• Tasks Required to Protect Physical Equipment Physical security is as important as data security. When a computer is stolen, the data is also stolen. There are several ways to physically protect computer equipment: ■ Control access to facilities. ■ Use cable locks with equipment ■ Keep telecommunication rooms locked. ■ Fit equipment with security screws ■ Use security cages around equipment ■ Label and install sensors, such as Radio Frequency Identification (RFID) tags, on equipment.ITE PC v4.0Chapter 1 © 2007 Cisco Systems, Inc. All rights reserved. Cisco Public 22
  • Locking Devices For access to facilities, there are several means of protection: ■ Card keys that store user data, including level of access ■ Biometric sensors that identify the user’s physical characteristics, such as fingerprints or retinas ■ Posted security guard ■ Sensors, such as RFID tags, to monitor equipmentITE PC v4.0Chapter 1 © 2007 Cisco Systems, Inc. All rights reserved. Cisco Public 23
  • Ways to Protect Data Password protection can prevent unauthorized access to content. To keep attackers from gaining access to data, all computers should be password- protected. Two levels of password protection are recommended: ■ BIOS prevents BIOS settings from being changed without the appropriate password. ■ Login prevents unauthorized access to the network.ITE PC v4.0Chapter 1 © 2007 Cisco Systems, Inc. All rights reserved. Cisco Public 24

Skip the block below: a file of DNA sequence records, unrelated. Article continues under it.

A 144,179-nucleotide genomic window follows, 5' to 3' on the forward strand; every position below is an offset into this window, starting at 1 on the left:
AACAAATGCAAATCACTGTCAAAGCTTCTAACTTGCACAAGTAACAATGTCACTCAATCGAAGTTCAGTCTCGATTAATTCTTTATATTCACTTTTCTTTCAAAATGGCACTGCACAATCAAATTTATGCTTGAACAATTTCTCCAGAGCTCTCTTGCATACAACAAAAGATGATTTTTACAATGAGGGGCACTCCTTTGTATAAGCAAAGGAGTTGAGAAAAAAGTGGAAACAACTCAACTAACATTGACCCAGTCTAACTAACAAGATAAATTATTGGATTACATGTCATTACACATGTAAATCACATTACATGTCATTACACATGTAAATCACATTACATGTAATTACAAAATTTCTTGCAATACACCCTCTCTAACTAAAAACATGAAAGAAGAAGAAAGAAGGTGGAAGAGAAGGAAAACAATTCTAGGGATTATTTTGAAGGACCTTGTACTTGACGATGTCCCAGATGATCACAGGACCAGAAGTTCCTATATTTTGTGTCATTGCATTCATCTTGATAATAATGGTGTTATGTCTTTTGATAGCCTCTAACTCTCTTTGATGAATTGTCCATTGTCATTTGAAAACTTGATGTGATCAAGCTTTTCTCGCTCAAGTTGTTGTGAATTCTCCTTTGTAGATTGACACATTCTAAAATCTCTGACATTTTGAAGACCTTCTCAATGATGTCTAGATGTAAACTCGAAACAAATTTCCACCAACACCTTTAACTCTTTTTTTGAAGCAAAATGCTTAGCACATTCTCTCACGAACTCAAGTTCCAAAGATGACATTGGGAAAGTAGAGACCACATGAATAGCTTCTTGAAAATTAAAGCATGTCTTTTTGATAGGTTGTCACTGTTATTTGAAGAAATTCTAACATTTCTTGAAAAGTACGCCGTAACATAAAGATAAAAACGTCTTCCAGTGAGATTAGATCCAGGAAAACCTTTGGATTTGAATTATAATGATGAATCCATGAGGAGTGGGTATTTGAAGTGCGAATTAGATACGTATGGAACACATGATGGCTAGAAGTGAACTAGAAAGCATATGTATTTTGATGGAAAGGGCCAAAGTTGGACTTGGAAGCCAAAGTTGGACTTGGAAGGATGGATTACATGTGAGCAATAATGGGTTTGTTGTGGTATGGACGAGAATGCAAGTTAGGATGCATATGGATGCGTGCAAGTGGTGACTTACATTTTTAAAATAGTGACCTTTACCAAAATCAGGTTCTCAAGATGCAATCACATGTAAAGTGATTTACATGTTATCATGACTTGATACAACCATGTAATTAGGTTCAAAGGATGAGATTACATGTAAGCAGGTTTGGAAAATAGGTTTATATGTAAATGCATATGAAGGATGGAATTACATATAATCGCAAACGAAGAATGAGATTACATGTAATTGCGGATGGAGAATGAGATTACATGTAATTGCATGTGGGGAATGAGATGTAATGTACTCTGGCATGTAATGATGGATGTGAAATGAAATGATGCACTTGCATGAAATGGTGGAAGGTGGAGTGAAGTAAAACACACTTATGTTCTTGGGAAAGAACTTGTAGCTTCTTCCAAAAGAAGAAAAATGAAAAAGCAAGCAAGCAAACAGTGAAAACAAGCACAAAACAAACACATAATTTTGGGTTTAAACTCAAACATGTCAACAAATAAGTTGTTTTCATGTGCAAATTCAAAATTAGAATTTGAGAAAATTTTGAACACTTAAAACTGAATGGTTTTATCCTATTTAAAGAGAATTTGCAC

• Data Backups ■ Frequency of backups: Backups can take a long time. Sometimes it is easier to make full backup monthly or weekly and then do frequent partial backups of any data that has changed since the last full backup ■ Storing backups: Backups should be transported to an approved offsite storage location for extra security. ■ Security of backups: Backups can be protected with passwords. These passwords have to be entered before the data on the backup media can be restored.ITE PC v4.0Chapter 1 © 2007 Cisco Systems, Inc. All rights reserved. Cisco Public 25